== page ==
Resources for Community-owned Pubs (Plunkett Foundation): If you’re thinking of taking over a pub in Scotland, the Plunkett Foundation may be able to support you.

Communities and Local Heritage Guide (Historic Environment Scotland): Looking for advice on exploring and caring for your community’s local heritage? Not sure who to speak to? This handy pack contains useful web links directing you to a range of organisations who can help you get started.

Scotland’s Community Heritage Conversations: An online monthly event series bringing together volunteers, community groups and heritage professionals.

Place Standard Tool: The Place Standard tool provides a simple framework to structure conversations about place. It allows you to think about the physical elements of a place (for example its buildings, spaces, and transport links) as well as the social aspects (for example whether people feel they have a say in decision making).

Our Place: Our Place is a site devoted to promoting the benefits of place and place-based working. The website is intended to support the the integration of the Place Principle and collaborative place-based working across Scotland, to help develop healthy, sustainable and thriving communities.

Scotland’s Towns Partnership: Scotland’s Towns Partnership is Scotland’s national towns collective. It represents and promotes the diversity of our towns and places, and supports those organisations and groups that have an interest in or ownership of them.

Heritage Trust Network: Heritage Trust Network is the umbrella body for all community groups and heritage trusts involved with regenerating historic buildings, with over 700 members across the UK. With a free membership category for early stage groups, peer-to-peer support, events and resources, the Network helps any not-for-profit reach success.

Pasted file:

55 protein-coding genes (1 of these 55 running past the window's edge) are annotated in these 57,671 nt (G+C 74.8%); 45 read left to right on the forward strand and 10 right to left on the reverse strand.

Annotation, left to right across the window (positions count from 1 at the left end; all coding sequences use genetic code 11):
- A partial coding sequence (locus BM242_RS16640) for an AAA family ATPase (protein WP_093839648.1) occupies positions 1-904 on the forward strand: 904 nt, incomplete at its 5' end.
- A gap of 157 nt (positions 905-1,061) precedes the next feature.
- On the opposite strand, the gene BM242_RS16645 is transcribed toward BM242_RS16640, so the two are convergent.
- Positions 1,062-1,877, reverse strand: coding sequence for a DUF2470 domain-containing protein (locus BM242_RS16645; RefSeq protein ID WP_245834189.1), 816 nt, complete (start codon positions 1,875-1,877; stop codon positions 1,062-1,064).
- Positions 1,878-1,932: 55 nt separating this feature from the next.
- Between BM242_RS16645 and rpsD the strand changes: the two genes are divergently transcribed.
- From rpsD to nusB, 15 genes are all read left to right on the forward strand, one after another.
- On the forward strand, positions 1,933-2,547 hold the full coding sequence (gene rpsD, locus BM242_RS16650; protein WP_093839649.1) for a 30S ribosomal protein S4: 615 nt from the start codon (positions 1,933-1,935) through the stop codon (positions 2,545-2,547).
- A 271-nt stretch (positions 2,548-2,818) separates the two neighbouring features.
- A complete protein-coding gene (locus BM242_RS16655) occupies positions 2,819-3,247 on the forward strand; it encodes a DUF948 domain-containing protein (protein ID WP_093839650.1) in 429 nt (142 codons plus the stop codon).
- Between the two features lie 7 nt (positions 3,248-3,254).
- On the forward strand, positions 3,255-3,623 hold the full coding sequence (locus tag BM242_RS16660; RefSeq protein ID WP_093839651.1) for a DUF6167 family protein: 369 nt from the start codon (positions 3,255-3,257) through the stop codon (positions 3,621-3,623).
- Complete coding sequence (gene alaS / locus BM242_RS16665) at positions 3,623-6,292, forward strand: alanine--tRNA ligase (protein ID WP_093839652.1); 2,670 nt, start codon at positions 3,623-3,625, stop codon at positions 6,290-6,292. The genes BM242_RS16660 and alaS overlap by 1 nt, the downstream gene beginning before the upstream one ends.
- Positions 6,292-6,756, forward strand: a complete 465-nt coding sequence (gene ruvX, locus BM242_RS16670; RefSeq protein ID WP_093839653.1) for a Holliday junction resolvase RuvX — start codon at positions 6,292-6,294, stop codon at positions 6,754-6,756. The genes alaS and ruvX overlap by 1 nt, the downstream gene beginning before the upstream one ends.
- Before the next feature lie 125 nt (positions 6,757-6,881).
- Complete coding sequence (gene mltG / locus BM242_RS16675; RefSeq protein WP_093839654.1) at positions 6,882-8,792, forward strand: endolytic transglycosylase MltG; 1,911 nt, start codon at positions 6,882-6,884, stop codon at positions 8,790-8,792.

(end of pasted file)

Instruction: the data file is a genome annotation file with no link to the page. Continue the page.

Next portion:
Society for the Protection of Ancient Buildings (SPAB) Scotland: The Society for the Protection of Ancient Buildings (SPAB) believes old buildings have a future. They support the conservation of old buildings through unique training schemes, courses, advice and research.

Built Environment Forum Scotland (BEFS): Built Environment Forum Scotland (BEFS) is an umbrella body for organisations working in the built environment in Scotland. Drawing on extensive expertise in a membership-led forum, BEFS informs, debates and advocates on the strategic issues, opportunities and challenges facing Scotland’s historic and contemporary built environment.

Planning Aid Scotland (PAS): PAS is an educational charity and social enterprise. They help people to shape the future of their place and community by engaging with the planning system, in an open and inclusive way.

Historic Churches Scotland: For those looking to take on a church building, this is a good first port of call.